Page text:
Thusly, most larger criminal cases in Britain are handled by freelance inspectors. Though these inspectors share similar qualities, such as heightened eyesight and cocaine addiction, they come in all shapes and sizes. Commissioner of Police Arthur Conan Doyle sheds some light on the situation:


The IRA is the British bomb disposal unit. It is a separate entity from Scotland Yard and operates under the direct authority of the Queen. The IRA is widely regarded as the best bomb squad in the world and is directly responsible for preventing thousands of tragedies, particularly in Northern Island.

Government

The Royal Family.

The UK is technically a monarchy, with the Queen having absolute authority over all political matters. In practice, however, the Queen traditionally leaves all non-tea-related decisions to Parliament. The Parliament of the United Kingdom is the second oldest parliamentary system in the world, being modelled after the American Congress shortly after Great Britain's defeat in the American Revolutionary War. Like the American Congress, the British Parliament consists of two separate houses, the House of Lords and the House of Commons.

The House of Commons

The House of Commons is restricted to members of the British royal family (70% of the population) and therefore is the larger of the two houses.[3] The House of Commons has traditionally been more conservative than the House of Lords. During the 1620s, Parliament was gaining more and more power and it was the House of Commons who stepped up and vocally admonished the British citizens, reminding them that the strength of their union went hand in hand with the authority of their Queen. After a prolonged debate with the House of Lords absolute authority was returned to Queen Charles I, much to the relief of British citizens everywhere.

The Common Family

The House of Lords

The House of Lords was established to represent the British minority who have no blood ties to the Royal Family. As such, it is the smaller of the two houses. To counterbalance this, a House of Lords representative's vote is worth double of their House of Commons counterpart. Unfortunately,[citation needed] as the representatives of the House of Commons outnumber the House of Lords by three to one, this benefit is largely ineffective.

The House of Lords is generally more liberal than the House of Commons. It was largely due to fervent lobbying from the House of Lords that women were finally given the right to vote in Britain in 1996. The House of Lords was also responsible for the UK's eventual adoption of the pound as the national currency in 2005, replacing the guinea. This move had been protested for decades by British conservatives because "it (the guinea) has a nice picture of a crown on it. It puts me in the mood for a nice spot of tea."[4]

Geography

The island of Great Britain lies just west of Russia, east of the United States and north of Africa. It is the largest of the 100 mapped and documented land masses of Earth, barely beating out Australia and Hawaii. Home to over twelve thousand people, Great Britain is approximately 750 square miles in area making it the third most densely populated island in the world with China and Ireland being first and second respectively. Great Britain is located closer to Scotland than any other European country, separated only by the English Channel, a mere 250 miles across. This proximity has been the source of many wars between Scotland and Great Britain.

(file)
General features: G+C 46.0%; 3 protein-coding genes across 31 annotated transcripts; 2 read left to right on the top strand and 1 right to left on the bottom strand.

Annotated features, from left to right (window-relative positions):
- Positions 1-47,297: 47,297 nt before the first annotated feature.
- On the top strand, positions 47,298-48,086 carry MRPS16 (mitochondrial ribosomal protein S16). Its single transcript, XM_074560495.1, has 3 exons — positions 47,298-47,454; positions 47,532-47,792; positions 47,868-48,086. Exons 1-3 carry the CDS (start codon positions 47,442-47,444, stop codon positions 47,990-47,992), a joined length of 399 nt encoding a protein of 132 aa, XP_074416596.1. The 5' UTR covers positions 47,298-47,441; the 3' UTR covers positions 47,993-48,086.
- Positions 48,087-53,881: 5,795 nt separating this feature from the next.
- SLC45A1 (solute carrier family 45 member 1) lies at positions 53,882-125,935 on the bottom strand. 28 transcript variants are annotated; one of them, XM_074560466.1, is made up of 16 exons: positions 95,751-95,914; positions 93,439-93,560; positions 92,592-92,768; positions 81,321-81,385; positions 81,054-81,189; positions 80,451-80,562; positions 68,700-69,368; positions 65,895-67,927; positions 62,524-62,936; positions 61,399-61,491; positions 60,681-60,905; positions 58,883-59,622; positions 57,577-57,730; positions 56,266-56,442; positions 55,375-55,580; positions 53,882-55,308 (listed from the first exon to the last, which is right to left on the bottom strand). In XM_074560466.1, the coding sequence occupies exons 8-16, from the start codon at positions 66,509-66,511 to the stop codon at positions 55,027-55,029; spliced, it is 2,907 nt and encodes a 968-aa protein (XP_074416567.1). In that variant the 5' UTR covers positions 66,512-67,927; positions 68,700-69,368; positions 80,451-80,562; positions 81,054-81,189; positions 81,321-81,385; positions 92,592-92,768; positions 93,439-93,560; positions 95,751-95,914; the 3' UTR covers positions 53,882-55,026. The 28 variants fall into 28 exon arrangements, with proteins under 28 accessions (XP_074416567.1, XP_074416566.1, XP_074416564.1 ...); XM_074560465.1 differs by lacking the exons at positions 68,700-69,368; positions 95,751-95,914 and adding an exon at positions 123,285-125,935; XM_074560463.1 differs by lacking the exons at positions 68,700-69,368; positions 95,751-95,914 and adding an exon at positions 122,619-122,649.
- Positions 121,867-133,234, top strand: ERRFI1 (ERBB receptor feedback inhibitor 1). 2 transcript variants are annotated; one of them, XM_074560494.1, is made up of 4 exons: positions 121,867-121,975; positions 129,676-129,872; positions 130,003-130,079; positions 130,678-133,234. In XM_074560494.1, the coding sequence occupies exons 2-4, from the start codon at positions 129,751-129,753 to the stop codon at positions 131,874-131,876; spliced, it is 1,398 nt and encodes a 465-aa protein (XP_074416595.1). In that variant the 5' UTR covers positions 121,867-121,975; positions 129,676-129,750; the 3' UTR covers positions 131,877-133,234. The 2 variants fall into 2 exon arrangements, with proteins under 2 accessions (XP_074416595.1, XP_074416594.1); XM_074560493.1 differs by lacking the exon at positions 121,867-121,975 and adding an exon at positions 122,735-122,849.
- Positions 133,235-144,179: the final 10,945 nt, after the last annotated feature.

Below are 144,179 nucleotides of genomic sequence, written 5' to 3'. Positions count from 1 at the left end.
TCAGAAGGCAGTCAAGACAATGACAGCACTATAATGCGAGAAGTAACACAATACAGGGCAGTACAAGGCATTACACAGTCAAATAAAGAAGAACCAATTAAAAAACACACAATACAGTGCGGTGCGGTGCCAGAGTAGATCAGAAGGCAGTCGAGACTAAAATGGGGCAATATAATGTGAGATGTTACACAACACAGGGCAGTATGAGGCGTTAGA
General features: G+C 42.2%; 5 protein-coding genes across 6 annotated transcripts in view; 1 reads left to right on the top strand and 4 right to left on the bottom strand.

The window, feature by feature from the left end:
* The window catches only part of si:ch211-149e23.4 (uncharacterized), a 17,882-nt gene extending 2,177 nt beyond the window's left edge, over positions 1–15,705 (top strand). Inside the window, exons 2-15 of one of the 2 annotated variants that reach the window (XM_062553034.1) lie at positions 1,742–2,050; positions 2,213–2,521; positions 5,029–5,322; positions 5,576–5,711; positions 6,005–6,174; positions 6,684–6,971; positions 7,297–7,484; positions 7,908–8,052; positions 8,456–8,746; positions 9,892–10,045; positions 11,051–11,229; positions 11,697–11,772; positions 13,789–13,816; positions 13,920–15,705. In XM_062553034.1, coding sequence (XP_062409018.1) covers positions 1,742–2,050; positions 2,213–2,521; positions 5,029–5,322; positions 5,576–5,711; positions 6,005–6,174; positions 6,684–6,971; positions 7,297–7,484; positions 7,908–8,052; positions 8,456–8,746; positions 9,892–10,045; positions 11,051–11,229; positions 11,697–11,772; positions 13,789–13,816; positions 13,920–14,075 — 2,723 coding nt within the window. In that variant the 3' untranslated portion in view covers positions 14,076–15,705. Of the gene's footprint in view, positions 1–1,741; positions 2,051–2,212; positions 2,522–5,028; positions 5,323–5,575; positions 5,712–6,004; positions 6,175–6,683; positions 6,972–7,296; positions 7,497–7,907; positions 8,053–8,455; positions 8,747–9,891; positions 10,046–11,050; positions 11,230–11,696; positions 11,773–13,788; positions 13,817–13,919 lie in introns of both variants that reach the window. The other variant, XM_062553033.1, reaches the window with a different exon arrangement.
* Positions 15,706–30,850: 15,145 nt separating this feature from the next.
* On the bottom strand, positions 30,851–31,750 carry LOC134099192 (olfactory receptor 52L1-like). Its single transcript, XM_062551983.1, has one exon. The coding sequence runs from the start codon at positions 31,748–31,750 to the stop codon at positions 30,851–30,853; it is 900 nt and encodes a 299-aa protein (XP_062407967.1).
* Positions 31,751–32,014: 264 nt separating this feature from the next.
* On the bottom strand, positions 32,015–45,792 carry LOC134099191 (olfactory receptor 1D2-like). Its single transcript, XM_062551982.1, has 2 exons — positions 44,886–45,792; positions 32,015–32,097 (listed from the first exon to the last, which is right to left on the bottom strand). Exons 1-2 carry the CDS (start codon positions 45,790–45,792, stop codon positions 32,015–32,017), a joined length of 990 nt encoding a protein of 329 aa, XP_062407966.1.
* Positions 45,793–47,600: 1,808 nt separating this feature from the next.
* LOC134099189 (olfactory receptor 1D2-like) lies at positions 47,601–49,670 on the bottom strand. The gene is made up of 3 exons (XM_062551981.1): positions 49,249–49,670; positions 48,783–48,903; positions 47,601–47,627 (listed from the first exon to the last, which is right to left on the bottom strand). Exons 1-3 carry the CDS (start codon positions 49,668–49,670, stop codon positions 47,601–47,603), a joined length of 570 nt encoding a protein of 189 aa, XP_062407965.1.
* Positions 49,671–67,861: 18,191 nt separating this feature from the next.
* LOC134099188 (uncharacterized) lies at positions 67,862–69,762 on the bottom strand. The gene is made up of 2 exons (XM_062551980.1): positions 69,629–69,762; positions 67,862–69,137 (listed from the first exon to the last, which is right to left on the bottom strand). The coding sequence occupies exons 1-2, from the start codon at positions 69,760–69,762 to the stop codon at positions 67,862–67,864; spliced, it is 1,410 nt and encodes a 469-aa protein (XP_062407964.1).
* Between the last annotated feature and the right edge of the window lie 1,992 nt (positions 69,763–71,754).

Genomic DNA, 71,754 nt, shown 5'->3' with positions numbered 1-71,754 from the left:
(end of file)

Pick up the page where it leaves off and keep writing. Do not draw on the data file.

The main island of Britain is surrounded by several smaller islands which are not technically part of the UK. The most famous of these, the Isle of Wight, is a popular vacation destination for Britons, while the Isle of Man remains largely unpopulated except for tailless cats.

The bridge that connects Britain and France.

Climate

The UK enjoys a moderate climate most of the year, receiving very modest amounts of rain annually. During the winter, however, Britain inevitably becomes frozen over. Travel in and out of the area during these months is severely hampered by not only poor flight conditions, but the fact that the ocean surrounding the British isle freezes solid making it impossible to reach by ship. Due to the minimal rainfall and harsh winters, Britain is largely unsuitable for agriculture, the sole exception being the hearty tea plant. Britain therefore relies entirely on foreign trade to feed its population.

Major cities

99% of the UK's population resides in its only proper city: London. The remaining population is evenly dispersed among much smaller rural hamlets such as Birmingham, Leicester, Portsmouth and Liverpool. London is bisected by the Thames river which is the source of drinking water for all of Britain, and causes odd smells after 4 PM daily. Unlike other urban cities such as New York or Paris, most Londoners live in single-storey dwellings called "flats". This apparent British aversion to multiple-storey buildings has caused London to become disproportionately large. London is now estimated to cover 73% of the land mass of Great Britain and is still growing.

Political definition

At the local level, the UK is ruled by a vast number of Barons, Earls and Dukes. These noble men lord over the serf underclass known as the 'Cockneys' who work the nobleman's lands in return for his knights protection during times of war. A notable noble is Earl Grey, inventor of tea, and the Patron Saint of hot beverages. A Cockney can be sold at auction for as much as 12 Guineas in times of economic prosperity.